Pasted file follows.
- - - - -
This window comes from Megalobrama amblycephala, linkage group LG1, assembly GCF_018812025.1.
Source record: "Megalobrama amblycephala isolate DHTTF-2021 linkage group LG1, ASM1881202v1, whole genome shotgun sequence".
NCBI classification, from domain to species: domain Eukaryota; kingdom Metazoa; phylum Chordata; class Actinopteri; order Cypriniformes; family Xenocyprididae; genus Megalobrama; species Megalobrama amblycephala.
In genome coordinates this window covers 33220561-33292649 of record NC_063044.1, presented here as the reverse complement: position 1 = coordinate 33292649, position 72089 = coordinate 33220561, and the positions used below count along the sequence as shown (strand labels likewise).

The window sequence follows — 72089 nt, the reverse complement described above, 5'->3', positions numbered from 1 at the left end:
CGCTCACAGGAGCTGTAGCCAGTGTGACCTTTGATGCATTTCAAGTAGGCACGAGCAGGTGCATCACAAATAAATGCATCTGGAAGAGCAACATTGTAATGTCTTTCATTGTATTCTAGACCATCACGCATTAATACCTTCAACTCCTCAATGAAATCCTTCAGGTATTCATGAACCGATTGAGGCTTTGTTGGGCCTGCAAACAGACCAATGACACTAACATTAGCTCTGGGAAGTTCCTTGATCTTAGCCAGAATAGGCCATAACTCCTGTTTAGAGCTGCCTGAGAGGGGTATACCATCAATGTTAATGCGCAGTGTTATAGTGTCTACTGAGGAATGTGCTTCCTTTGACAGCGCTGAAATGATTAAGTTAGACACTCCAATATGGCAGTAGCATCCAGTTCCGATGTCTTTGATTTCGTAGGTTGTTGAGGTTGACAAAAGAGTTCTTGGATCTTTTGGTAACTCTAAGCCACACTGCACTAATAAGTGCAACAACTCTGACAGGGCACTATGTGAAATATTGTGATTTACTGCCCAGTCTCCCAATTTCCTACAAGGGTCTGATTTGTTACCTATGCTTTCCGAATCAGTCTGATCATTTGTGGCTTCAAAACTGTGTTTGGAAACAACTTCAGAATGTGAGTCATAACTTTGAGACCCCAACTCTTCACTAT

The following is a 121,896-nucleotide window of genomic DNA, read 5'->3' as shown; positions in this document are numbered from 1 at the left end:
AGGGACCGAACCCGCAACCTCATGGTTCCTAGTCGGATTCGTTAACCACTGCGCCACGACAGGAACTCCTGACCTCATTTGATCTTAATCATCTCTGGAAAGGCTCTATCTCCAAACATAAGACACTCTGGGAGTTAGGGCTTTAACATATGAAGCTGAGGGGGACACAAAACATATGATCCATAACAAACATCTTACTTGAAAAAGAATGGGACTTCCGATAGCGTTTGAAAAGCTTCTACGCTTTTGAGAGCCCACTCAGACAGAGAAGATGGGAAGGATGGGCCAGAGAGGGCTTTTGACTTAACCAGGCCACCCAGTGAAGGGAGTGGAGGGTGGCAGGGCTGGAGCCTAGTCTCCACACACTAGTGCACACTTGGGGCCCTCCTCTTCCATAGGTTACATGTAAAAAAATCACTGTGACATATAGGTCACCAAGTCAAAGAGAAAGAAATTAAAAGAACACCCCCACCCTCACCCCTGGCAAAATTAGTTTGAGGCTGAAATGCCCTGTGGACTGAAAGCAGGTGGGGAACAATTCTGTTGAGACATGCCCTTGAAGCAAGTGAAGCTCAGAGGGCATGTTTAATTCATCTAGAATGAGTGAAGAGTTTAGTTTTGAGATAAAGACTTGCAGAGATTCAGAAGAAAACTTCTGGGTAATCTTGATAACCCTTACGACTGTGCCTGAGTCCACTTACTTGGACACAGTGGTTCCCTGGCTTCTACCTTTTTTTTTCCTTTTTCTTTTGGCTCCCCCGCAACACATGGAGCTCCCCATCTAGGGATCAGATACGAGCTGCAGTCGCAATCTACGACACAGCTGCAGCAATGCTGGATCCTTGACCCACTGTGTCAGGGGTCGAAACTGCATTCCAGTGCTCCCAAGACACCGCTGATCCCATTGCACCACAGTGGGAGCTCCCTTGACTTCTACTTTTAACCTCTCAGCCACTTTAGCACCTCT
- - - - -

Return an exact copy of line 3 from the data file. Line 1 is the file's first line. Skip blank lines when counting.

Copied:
NCBI classification, from domain to species: domain Eukaryota; kingdom Metazoa; phylum Chordata; class Actinopteri; order Cypriniformes; family Xenocyprididae; genus Megalobrama; species Megalobrama amblycephala.